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City residents can expect tax decrease

By Tom Larson

Sun Tribune

Morris residents can expect a tax decrease in their city's 2009 budget.

The Morris City Council voted Tuesday to approve a $1.1 million tax levy, which represents a 5.5 percent decrease from 2007. The council also approved a preliminary 2009 operating and debt service budget of $8.1 million. Expenditures are expected to be about $142,000 less than proposed 2009 revenues.

The tax decrease is due primarily to the city receiving an increase of about $144,000 in state aid. Without that, said City Manager Blaine Hill, the city might instead be considering tax increases of a comparable dollar amount.

"It really helps taxpayers," he said.

The overall budget will increase by about $384,000, and, because of steady street and utility improvements the last three years, the city's debt service is expected to increase by almost $156,000.

There are other potential pitfalls ahead. While the city doesn't pay certain taxes on fuel and gets a break since it buys fuel as part of a cooperative, those costs could increase, Hill said.

The city is also drawing significantly less interest income because of interest rate decreases across financial markets. The city may see decreases of at least 50 percent in interest income, Hill said.

And the Local Government Aid which helped facilitate the tax decrease could go away as quickly as it arrived, depending on what the Minnesota Legislature does to offset expected budget deficits, Hill said.

Once set, the city cannot increase its preliminary levy. It can lower the levy, however.

City officials and department heads will begin budget discussions in early November, and a final budget will be adopted in December.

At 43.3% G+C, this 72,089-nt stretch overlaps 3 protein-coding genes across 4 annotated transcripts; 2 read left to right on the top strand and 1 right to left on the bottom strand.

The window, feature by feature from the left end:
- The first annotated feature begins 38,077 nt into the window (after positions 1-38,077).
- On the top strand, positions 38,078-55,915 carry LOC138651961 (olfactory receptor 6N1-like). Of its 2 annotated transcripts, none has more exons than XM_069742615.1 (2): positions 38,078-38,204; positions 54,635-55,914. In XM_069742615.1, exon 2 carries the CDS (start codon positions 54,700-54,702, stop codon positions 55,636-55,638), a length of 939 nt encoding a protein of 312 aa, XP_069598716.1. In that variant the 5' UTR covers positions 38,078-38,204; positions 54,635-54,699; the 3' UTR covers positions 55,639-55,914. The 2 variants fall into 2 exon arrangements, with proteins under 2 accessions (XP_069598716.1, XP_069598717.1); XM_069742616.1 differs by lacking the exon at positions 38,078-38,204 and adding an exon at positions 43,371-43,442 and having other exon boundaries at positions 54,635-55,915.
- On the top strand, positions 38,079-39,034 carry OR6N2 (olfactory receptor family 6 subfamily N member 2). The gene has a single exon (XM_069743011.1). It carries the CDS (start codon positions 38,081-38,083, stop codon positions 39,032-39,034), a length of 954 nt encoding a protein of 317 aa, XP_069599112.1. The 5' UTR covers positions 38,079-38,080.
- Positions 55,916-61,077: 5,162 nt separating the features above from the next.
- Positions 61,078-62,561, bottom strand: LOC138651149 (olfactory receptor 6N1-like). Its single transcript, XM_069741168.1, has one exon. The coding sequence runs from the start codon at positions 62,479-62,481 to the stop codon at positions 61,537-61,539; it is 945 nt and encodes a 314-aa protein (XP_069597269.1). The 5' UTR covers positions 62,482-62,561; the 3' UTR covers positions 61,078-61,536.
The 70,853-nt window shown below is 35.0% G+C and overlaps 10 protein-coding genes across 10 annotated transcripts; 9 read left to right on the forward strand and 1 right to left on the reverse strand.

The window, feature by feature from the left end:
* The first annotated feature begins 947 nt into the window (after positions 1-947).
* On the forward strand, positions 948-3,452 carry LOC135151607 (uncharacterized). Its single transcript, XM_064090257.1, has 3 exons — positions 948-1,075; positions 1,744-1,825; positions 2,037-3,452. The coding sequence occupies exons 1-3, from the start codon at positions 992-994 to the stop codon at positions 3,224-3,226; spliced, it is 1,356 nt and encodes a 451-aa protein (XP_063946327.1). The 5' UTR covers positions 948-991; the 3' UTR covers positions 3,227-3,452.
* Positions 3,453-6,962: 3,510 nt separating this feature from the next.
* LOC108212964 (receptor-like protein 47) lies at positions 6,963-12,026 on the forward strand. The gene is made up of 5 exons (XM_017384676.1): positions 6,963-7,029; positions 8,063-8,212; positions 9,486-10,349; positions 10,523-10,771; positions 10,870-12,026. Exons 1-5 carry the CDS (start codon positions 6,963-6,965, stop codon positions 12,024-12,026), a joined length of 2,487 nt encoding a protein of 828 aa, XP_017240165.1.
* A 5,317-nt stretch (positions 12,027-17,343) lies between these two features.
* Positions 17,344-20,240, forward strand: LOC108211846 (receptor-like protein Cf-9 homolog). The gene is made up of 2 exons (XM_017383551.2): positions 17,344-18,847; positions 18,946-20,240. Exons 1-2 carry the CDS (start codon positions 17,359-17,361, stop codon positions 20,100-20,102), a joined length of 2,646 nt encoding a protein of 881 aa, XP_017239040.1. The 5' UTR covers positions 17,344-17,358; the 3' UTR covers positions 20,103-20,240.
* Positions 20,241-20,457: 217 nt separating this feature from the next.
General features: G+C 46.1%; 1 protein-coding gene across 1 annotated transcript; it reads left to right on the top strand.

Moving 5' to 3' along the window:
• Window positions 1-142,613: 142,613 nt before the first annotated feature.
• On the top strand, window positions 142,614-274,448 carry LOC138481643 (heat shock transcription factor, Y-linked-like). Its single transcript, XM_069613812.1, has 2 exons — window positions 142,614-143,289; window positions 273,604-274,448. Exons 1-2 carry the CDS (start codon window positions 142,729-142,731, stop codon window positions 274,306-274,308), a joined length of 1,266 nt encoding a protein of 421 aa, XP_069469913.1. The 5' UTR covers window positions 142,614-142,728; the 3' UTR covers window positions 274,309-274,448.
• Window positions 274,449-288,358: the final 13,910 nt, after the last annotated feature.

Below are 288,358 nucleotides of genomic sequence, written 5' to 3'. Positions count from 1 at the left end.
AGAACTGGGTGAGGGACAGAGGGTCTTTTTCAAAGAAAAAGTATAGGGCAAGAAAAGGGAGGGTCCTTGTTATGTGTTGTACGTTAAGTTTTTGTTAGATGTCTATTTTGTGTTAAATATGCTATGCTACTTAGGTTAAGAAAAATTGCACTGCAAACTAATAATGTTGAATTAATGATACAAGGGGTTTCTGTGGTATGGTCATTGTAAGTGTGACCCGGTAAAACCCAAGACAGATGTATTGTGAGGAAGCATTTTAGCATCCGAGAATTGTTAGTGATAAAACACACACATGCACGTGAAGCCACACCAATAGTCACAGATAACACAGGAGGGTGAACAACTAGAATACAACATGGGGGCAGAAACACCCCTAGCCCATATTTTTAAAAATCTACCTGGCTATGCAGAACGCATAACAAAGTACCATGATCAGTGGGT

In other city business:

• The council set Oct. 28 for a preliminary assessment hearing on work being planned in the Highland Homes Addition for next spring. The meeting is at 5:30 p.m. at the council chambers.

Hill said about 95 parcels will be included in the project

The city, based on preliminary engineering plans, estimates the water, sanitary and storm sewer work at about $2.6 million.

Residents will receive mailed notices of the meeting, and it also will be published.

The average assessment in the Highland Homes area will be about $9,000 per property, but Hill cautioned that that dollar figure could be higher or lower for residents because curb and gutter are assessed based on the front footage of the property. Since the area lacks storm sewer service, adding it - and in what form - could affect assessments.

An appraisal of the proposed improvements placed the value to property owners at about $12,000 to $18,000, Hill said.

• The council approved spending $4,000 for a topographical study of the old elementary school property.

The study was recommended by the landscape architect currently working to develop the 17-acre parcel into a neighborhood. The city's engineering firm, Widseth Smith Nolting, will compile the study.

"This information will put us way ahead in getting a good product off that property," Hill said.

The council also approved hiring Jim Riley and Sons Construction to remove a 10,000 gallon underground tank from the school property. The $5,000 bid to remove the tank was accepted.

• The Morris Transit system showed a ridership decrease last month compared to August 2007, but still is ahead of last year's overall pace.

The transit report showed 3,471 total passengers for August, almost 500 fewer riders than in August 2007.

However, year-to-date, transit ridership is 500 passengers above last year, during which the system had record ridership numbers.